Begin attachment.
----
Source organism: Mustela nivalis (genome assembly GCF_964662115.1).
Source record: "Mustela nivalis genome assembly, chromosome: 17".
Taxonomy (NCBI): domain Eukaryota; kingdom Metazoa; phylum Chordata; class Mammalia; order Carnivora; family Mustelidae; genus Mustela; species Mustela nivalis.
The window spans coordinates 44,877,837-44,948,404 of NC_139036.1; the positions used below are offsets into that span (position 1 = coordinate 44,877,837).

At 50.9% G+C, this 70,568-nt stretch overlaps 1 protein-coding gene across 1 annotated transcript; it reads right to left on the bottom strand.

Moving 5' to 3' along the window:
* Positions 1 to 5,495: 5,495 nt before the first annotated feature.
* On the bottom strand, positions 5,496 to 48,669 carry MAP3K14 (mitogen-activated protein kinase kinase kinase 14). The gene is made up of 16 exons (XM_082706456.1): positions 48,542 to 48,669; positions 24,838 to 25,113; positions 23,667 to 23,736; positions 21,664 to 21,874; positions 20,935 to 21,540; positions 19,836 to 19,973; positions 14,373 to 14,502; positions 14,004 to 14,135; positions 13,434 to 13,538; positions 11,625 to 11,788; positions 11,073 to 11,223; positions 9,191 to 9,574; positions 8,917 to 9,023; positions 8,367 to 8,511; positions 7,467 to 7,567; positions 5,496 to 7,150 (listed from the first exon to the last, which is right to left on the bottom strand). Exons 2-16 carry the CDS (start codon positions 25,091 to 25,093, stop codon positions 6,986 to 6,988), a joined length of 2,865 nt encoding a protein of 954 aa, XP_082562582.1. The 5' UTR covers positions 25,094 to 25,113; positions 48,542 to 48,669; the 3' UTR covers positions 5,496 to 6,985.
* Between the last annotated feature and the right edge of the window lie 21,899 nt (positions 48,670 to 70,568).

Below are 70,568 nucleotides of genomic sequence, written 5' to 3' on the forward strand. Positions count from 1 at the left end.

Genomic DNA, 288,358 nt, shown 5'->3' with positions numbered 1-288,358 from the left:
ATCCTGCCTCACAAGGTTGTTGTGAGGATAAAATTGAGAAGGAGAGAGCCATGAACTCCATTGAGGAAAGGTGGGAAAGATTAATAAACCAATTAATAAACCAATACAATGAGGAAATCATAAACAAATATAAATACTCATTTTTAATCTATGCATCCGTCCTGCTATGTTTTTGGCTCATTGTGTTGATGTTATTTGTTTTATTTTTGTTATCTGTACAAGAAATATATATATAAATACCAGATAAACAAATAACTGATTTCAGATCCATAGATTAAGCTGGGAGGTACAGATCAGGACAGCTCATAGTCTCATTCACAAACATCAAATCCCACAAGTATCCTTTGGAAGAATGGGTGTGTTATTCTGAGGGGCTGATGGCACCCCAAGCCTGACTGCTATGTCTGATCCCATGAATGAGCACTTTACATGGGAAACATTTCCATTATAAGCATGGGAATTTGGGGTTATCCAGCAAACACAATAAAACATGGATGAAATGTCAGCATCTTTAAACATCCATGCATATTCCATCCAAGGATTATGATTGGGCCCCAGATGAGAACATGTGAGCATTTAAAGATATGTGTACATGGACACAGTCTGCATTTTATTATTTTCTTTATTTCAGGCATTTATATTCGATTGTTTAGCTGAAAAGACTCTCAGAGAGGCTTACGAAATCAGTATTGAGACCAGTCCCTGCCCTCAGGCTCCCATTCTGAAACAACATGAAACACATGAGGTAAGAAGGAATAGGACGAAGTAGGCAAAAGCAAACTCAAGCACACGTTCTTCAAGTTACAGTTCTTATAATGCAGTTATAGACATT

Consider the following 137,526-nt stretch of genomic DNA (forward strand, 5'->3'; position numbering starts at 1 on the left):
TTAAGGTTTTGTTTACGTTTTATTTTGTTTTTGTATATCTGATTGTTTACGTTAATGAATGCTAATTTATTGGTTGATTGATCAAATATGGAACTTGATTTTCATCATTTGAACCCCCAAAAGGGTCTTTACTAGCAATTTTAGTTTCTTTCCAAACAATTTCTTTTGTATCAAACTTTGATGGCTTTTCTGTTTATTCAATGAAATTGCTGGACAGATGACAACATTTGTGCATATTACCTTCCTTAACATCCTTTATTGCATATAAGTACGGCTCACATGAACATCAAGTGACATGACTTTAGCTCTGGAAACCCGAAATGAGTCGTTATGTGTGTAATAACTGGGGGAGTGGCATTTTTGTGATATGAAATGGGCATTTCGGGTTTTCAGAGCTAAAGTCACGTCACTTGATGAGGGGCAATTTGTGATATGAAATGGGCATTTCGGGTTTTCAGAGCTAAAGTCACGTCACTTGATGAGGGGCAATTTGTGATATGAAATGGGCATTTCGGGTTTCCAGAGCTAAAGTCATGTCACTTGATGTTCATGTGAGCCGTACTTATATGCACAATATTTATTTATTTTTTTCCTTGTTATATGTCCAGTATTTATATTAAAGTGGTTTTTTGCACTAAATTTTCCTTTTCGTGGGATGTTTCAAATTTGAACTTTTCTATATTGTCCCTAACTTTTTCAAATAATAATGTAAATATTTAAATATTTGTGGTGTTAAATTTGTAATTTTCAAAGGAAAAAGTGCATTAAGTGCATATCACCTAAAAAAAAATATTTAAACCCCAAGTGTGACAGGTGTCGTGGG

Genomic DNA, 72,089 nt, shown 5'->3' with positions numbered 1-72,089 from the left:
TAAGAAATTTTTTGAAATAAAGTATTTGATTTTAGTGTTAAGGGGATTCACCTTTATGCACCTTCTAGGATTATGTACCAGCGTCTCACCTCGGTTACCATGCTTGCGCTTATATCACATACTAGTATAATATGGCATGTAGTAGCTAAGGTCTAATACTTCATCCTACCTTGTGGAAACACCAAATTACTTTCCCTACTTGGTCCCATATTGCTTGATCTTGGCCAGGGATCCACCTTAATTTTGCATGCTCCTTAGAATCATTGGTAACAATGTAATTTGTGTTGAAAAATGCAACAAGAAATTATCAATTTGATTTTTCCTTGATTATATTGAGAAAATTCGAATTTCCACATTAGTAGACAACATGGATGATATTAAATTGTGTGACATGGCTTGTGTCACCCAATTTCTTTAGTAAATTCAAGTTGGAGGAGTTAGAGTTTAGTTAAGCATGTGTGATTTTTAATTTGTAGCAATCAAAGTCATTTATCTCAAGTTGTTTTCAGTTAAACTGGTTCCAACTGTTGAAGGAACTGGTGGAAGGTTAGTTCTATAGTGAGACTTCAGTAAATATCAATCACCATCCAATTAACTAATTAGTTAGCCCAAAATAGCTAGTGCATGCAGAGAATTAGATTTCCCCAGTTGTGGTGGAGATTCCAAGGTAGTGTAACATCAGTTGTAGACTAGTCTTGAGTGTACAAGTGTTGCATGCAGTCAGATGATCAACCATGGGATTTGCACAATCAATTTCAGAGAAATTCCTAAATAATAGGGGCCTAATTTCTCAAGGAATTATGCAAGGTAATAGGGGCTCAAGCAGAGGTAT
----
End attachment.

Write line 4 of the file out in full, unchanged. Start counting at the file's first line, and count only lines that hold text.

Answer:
The window spans coordinates 44,877,837-44,948,404 of NC_139036.1; the positions used below are offsets into that span (position 1 = coordinate 44,877,837).